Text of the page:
"My heart is broken, but not my spirit. My desire to be a mother is greater than a fear of another miscarriage," says Gina Mack, of Woodlawn, Maryland, who suffered the loss of three preterm babies in 16 months. "I just think back to when I wanted a baby in the beginning, and that feeling is still there."
Mack never removes her cherished necklace with the word "mother" scripted in gold, adorned with three birthstones in memory of daughters, Nicole and Skyler, and son, James. She and her husband, Tony, attend support group meetings, provide each other with an unconditional listening ear, and find ways to honor their "angels"—all important steps in the healing process say social workers Debbie Johnston and Nancy Campbell, who run a pregnancy and infant bereavement program at Greater Baltimore Medical Center in Baltimore, Maryland.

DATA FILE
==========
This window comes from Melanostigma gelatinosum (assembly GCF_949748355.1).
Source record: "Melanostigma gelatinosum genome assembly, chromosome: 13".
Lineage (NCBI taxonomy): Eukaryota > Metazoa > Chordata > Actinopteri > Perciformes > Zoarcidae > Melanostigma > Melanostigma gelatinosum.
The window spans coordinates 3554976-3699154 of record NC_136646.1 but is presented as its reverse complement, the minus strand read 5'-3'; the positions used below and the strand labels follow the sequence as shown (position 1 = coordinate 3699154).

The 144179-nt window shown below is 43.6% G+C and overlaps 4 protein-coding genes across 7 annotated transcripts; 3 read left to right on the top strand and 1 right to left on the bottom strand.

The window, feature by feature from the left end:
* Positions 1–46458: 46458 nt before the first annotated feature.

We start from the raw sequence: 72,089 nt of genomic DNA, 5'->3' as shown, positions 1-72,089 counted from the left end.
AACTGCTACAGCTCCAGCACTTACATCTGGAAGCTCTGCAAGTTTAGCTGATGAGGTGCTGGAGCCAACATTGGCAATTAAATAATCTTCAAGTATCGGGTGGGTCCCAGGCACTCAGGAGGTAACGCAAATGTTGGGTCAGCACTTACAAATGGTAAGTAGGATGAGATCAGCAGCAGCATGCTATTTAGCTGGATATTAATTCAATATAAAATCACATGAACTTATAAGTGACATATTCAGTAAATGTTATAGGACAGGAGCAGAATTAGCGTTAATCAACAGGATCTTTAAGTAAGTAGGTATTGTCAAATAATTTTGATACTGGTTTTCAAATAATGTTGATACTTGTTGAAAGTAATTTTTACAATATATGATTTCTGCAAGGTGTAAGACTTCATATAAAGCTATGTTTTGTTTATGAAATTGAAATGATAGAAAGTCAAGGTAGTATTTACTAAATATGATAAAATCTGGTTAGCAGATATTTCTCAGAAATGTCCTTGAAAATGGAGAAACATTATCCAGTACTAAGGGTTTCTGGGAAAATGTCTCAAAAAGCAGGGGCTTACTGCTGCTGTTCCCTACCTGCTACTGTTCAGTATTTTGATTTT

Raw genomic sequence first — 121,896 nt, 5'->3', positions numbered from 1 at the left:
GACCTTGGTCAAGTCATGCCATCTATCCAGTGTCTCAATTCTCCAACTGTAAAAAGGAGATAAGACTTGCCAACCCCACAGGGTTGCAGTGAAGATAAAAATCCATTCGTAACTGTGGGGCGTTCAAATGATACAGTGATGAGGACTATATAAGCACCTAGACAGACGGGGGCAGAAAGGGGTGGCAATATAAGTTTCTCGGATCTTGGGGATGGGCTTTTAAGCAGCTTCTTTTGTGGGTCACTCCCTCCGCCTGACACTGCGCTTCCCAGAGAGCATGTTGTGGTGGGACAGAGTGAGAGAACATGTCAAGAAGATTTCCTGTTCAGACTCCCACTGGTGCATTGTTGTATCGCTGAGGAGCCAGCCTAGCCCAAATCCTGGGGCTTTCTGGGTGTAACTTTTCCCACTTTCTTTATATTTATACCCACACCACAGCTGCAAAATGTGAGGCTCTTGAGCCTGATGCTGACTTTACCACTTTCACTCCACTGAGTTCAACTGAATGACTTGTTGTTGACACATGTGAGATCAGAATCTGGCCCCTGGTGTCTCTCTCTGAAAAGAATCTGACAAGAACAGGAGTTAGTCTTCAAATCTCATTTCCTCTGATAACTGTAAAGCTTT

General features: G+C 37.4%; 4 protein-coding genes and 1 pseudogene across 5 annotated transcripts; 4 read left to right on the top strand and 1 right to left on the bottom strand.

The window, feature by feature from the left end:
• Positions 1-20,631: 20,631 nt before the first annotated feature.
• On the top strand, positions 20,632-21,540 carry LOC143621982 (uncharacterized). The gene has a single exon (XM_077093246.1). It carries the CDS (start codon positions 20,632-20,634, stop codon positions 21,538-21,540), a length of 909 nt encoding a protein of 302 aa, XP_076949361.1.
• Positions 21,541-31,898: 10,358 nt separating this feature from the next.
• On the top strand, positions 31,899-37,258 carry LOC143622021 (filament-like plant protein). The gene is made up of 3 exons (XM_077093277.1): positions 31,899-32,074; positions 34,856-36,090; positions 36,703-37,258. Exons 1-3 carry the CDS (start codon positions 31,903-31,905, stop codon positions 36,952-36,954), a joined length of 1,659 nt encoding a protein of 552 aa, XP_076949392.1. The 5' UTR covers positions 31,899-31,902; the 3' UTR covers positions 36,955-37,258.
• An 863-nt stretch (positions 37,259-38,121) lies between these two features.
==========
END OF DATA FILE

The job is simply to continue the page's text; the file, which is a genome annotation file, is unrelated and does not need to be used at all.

"We're helping to lay stepping stones along the pathway to grieving," explains Johnston. "We can't take away the grief; by taking away the grief, we're denying this baby existed."
These two social workers, who share an office and often finish each other's sentences, have helped hundreds of parents and loved ones navigate through the grieving process, arming them with the following coping strategies. Here's how they help families get through loss.
Allow Yourself to Grieve
"A person is a person . . . no matter how small." Johnston chose Dr. Seuss's words for the opening page of a guidebook she assembled for grieving parents and says the subject of pregnancy and infant loss is becoming less taboo. "This is how you survive, allowing yourself to grieve through it," she says.